Computer glitch stymies shuttle launch

Computer glitch stymies shuttle launch

By Tony Lee Orr
GCN Staff

FEB. 1—A balky backup computer system forced NASA to scrub today's launch of the space shuttle Endeavour.

The glitch occurred during an initial launch attempt Monday in the shuttle's backup master events controller, said Kelly Humphries, a NASA spokesman at Johnson Space Center in Houston. The controller is one of two such devices that govern commands for solid rocket booster ignition and for booster and external tank separation during flight.

Operating with only one controller puts the six-man crew at risk of a Critical One failure—complete loss of ship and crew—if the remaining one malfunctions.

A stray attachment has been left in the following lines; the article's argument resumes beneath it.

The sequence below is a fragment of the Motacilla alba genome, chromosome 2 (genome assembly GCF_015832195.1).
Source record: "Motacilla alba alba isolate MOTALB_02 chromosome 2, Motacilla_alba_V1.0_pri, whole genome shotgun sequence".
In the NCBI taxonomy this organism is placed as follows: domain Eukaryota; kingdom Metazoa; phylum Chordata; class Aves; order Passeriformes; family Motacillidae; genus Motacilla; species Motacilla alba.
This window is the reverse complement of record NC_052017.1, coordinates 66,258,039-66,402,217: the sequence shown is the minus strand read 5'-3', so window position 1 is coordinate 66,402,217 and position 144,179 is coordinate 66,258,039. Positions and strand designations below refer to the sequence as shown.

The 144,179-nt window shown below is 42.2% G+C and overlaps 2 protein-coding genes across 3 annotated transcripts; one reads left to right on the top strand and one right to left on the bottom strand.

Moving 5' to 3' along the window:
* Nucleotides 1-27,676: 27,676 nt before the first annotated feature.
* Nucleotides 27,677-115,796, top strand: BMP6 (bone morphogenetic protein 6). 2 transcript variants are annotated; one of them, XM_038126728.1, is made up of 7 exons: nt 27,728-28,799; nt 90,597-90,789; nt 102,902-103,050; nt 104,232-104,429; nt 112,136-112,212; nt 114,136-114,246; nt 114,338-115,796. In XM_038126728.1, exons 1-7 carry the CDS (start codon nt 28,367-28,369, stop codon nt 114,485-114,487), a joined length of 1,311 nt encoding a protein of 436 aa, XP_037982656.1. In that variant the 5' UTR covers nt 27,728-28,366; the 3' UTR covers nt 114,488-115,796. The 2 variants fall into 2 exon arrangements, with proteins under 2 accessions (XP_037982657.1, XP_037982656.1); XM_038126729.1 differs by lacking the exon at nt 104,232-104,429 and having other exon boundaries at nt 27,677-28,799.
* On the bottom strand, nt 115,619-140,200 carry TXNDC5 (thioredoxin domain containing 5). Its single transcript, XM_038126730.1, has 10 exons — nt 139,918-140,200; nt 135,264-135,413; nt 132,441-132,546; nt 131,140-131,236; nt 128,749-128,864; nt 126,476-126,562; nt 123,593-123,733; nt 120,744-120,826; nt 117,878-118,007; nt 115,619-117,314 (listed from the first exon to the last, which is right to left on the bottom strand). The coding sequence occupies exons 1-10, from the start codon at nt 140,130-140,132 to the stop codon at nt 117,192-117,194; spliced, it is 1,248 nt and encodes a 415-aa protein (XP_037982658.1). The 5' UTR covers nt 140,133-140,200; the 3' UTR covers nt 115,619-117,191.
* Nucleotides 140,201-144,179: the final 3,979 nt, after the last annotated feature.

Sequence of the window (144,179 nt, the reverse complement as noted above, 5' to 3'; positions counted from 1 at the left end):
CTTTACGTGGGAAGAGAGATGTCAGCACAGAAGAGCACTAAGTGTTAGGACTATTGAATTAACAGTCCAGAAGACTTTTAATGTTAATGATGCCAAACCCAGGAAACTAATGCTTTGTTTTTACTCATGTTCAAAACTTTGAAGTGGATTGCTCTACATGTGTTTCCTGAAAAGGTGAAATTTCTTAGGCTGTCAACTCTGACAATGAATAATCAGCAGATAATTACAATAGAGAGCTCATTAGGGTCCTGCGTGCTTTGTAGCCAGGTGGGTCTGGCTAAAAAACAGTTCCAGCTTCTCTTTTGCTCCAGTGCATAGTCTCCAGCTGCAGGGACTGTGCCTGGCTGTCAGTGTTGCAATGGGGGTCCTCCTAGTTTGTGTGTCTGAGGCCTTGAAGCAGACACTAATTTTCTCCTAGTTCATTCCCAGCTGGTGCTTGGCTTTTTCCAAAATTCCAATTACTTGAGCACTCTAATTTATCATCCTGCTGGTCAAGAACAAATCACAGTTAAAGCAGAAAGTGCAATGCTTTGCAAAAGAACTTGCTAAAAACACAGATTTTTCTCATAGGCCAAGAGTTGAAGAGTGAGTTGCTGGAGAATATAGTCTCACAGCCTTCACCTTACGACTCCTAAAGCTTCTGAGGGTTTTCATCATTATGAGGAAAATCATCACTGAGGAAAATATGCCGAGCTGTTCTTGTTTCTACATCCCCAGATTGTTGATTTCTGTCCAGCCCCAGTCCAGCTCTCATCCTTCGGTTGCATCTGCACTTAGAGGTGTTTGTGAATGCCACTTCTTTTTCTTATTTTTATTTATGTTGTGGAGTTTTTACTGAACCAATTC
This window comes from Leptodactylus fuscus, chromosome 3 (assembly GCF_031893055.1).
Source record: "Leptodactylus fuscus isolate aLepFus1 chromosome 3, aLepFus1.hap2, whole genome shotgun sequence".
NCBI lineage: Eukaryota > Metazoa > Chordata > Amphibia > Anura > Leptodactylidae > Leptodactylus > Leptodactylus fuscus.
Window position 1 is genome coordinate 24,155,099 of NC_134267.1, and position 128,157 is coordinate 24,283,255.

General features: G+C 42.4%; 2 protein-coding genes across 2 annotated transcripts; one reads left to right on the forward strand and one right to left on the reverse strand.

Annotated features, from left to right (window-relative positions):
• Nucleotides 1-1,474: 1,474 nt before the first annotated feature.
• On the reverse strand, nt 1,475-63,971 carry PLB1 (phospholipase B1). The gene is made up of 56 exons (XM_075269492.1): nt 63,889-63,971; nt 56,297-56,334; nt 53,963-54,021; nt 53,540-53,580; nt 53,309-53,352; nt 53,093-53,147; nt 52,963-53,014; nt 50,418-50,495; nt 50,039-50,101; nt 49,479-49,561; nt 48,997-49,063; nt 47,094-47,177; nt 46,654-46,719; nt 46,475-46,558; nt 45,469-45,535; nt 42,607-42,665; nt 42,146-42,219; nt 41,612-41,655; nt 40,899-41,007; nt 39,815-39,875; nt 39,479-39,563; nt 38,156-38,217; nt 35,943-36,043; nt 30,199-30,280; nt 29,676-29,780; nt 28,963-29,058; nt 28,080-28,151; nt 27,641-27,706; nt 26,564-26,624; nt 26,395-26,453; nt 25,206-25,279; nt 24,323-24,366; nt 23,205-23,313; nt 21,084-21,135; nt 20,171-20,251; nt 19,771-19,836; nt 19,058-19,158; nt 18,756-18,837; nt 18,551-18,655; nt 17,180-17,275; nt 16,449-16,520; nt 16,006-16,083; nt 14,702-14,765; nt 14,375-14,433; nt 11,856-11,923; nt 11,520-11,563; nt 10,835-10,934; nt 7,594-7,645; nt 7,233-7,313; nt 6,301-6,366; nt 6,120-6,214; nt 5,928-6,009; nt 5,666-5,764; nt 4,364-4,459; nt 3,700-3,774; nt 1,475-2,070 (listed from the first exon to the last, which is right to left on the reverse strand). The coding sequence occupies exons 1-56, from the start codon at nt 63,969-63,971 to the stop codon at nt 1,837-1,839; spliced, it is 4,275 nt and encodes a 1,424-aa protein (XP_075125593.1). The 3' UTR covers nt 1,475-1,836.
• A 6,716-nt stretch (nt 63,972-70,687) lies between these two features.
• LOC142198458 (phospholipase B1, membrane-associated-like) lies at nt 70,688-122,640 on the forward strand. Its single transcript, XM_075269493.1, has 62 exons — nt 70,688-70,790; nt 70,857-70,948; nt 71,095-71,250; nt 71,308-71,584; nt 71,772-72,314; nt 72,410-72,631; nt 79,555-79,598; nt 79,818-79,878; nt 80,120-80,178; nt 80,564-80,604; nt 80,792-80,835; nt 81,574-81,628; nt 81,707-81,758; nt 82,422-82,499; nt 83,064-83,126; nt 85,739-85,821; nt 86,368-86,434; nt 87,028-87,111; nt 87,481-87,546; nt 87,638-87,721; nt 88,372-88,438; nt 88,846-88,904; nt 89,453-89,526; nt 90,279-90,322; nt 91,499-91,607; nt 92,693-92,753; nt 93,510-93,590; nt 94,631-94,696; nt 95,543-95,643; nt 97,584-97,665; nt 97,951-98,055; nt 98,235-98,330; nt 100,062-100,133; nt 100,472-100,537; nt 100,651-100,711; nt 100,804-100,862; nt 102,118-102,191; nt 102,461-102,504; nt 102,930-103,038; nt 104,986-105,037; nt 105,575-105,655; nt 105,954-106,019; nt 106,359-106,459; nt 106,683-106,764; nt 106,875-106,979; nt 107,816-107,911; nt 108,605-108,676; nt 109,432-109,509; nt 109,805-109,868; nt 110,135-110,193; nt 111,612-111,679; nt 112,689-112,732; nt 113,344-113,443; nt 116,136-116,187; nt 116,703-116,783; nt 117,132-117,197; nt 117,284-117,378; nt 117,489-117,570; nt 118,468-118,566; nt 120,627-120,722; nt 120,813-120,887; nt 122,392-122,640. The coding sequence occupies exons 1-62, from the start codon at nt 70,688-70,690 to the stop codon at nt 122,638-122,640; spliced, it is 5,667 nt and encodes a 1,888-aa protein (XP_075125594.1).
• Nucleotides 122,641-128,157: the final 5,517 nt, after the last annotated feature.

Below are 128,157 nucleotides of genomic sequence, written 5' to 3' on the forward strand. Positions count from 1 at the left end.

The No. 2 controller, in the aft engine compartment, failed a standard test procedure just before the planned 20-minute hold during the countdown Monday, Humphries said. During the test, computers send the 65-pound, microwave-oven-size avionics boxes a series of commands that prompt a response. In this case, the response wasn't the one expected.

The controller later passed the test, Humphries said.

"It wasn't proven to be bad or good," he said. "It was working at the last minute. [Launch officials] had decided they could go ahead and launch."

Sheets of rain and dense clouds changed their minds.

"When the weather kept them from going, the team of engineers met throughout the evening and overnight to better understand the failure and why it passed an additional test," Humphries said. This morning, although the weather had improved, "they decided to go ahead and change out [the controller] since they didn't understand what happened."

The controller will be removed and analyzed to isolate the glitch. The earliest Endeavour could now launch is Feb. 9.


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